Concert Review: The Dandy Warhols Need No Confetti at 25th Anniversary Show

When the Dandy Warhols released their first album in 1995, the year’s bestselling record came from Hootie and the Blowfish. Suffice it to say, a lot has changed in the music industry and the world since Courtney Taylor-Taylor and Peter Holmström met in Portland, Oregon and decided to form a band. Yet on Saturday night at the Fillmore in San Francisco, on the final headlining date of a tour celebrating the band’s 25th anniversary (they’re playing the Bottlerock Festival later this week), the Dandy Warhols largely treated the affair as they would any other show.

Although singer-guitarist Taylor-Taylor, guitarist Holmstöm, keyboardist Zia McCabe and drummer Brent DeBoer had played 13 shows in the past 15 days, they seemed no worse for wear — although they didn’t hit the stage until the very rock and roll time of 10:45 p.m. Stationed amidst several iridescent (and slightly deflated) balloons reminding the crowd of the band’s silver jubilee, Taylor-Taylor and company kicked things off with the gothic, haunting “Forever.” Highlighted by McCabe’s steady work on the keys—made all the more effortlessly cool thanks to her choice to stash her spare hand in her pocket as she played—the choice to open with a fairly atypical-sounding song from their latest album encapsulated the Dandy’s attitude. Yes, being a band for a quarter of a century is no easy feat, but that apparently doesn’t mean excessive fanfare is required.

In some senses, it was the pacing and sequence of the setlist that reflected why the Dandy Warhols have managed to stick around when so many other bands have dissipated. When the final notes of “Forever” gave way to a rousing take on fan favorite “Holding Me Up,” it was a reminder of the band’s proven track record as a rock chameleons: That song’s alt-pop sensibilities are a world apart from “Forever,” yet both tracks are clearly cut from the same cloth. The band’s ability to embrace different sounds—psychedelia, garage rock, shoegaze—without ever losing the core flame that keeps them burning was showcased again and again as the group performed selections from across their career.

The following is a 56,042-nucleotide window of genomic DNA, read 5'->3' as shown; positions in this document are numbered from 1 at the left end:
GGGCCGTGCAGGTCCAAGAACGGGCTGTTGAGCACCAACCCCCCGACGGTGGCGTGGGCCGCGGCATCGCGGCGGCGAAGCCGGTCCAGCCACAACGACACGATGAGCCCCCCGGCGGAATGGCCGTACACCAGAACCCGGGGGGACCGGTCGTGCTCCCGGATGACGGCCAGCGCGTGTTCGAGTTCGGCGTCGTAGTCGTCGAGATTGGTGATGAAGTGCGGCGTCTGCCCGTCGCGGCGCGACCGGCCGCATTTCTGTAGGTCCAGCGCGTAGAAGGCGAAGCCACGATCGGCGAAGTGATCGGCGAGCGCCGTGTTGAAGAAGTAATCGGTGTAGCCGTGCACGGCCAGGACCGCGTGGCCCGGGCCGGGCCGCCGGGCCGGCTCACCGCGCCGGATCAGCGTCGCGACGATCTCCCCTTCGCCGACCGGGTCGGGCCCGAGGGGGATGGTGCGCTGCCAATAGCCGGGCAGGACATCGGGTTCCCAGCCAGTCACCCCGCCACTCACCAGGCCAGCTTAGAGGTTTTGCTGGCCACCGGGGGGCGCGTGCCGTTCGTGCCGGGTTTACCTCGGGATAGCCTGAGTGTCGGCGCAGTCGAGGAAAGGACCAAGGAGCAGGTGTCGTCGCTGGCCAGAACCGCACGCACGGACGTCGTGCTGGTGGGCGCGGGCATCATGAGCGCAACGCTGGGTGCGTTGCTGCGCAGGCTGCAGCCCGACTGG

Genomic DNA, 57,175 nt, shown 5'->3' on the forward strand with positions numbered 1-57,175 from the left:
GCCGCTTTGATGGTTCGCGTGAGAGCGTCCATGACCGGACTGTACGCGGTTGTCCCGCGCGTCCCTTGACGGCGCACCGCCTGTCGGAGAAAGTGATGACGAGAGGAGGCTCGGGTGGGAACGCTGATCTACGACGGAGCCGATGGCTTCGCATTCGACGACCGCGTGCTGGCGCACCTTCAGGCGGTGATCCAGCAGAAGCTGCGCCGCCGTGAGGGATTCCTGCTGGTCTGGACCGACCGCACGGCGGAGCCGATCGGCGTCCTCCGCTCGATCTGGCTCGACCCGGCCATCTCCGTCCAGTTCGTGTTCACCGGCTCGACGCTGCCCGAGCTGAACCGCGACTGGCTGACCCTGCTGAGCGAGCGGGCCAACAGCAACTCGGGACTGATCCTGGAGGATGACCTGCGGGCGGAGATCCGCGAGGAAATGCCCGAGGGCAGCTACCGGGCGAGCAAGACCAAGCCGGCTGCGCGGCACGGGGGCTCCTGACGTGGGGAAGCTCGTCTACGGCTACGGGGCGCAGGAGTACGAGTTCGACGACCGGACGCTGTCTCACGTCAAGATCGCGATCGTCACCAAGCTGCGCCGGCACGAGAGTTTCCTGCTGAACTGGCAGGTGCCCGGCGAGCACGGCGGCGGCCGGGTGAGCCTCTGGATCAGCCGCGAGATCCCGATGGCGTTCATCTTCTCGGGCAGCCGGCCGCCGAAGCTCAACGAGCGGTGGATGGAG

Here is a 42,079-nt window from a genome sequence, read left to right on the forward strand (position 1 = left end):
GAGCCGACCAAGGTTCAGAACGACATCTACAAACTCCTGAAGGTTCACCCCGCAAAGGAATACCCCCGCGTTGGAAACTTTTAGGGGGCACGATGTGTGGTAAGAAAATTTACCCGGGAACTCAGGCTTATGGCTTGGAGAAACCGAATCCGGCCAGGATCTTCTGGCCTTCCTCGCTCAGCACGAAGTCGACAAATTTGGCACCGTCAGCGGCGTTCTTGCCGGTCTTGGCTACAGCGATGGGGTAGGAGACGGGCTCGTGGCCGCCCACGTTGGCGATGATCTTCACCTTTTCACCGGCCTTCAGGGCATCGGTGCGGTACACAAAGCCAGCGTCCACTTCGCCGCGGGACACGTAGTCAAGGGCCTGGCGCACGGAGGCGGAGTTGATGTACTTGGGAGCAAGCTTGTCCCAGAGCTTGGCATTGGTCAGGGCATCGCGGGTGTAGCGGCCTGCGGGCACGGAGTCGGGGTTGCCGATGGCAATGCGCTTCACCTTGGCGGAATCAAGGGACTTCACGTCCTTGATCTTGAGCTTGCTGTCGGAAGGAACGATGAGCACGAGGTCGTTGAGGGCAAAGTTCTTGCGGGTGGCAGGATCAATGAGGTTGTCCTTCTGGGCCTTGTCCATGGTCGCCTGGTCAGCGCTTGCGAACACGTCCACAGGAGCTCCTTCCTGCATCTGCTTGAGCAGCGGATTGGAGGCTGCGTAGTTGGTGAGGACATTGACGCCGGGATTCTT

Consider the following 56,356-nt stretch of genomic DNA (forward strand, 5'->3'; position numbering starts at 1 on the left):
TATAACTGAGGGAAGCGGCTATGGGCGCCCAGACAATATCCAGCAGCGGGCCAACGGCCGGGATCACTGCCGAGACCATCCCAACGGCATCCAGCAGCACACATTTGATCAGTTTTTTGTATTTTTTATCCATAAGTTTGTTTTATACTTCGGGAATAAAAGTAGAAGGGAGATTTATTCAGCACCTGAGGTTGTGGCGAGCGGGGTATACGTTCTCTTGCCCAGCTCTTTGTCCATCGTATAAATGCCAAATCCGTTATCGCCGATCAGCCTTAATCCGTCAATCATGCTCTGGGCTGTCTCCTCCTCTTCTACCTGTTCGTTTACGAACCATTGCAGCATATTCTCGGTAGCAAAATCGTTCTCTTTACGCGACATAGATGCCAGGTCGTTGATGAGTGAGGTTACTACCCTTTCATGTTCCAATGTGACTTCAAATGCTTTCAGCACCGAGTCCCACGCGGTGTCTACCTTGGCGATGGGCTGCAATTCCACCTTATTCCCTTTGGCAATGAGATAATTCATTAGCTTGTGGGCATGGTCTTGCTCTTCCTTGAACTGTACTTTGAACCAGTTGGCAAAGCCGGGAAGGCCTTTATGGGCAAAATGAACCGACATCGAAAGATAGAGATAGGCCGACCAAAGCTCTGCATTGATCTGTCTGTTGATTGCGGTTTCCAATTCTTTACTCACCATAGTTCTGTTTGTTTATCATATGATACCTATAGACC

As for fond memories, the anecdotes from Taylor-Taylor were minimal.

Dressed in his typical attire—a vest, scarf, and tight maroon pants—he spoke at one point about performing in a garage in San Francisco’s Mission district with local peers Brian Jonestown Massacre. Otherwise the space between songs was filled with instrument distortion, be it an open note from Holmstöm or some warbled keyboard noises. Chatting with the audience can feel forced or authentic, just as ignoring fans may seem arrogant or come across as a byproduct of a musician’s focus. In the case of the Dandy Warhols, it’s likely the answer lies somewhere in the middle. It seems plausible that a bit of distance and disconnect could be a helpful tool in conjuring the proper atmosphere for a rock show, but it may also simply have been the result of the band needing a few beats to catch their breath. If that’s the case, it’s certainly understandable given they’d played nearly every night over the past two weeks.

One thing that stood out was the age of those in attendance in relation to which songs they were most excited to hear.

It wasn’t difficult to spot the “Veronica Mars” fans who reacted with elation when the synthesizers of “We Used to Be Friends” (the cult series’ theme song) burbled to life. Likewise, the bohemians to whom the Dandy Warhols once famously compared themselves to have, in some instances, now become parents. Small clusters of moms and dads with younger children—the majority of whom were equipped with adequate ear protection—looked to share a moment with their kin when the band reached the evening’s finish line with early hits like “I Love You” and the classic “Every Day Should Be a Holiday.”

The stage arrangement for the Dandy Warhols saw Taylor-Taylor positioned at rear center beside his cousin, drummer DeBoer. Flanked by McCabe and Holmstöm on either side, their chosen alignment was reminiscent of a time when a venue’s intimate confines necessitated that the band wedge itself into a tiny space. Those were the days of house shows, poorly lit bars, and yes, garages in the Mission. While the stages the band now plays on may have grown in size, their approach has never changed: The Dandy Warhols play like a group that doesn’t need fancy soirees to prove their success. The proof is in Holmstöm’s fuzzed-out guitar licks; in McCabe’s Swiss Army-knife role in the group, constantly pivoting from keyboards to bass to maracas to tambourine; it’s in Taylor-Taylor’s vocals, which still seethe with a poisonous disaffection. It’s plastered all over DeBoer’s face every time he’s called upon to harmonize.

Anniversary show or just another Saturday night? The Dandy Warhols don’t care, and neither should you.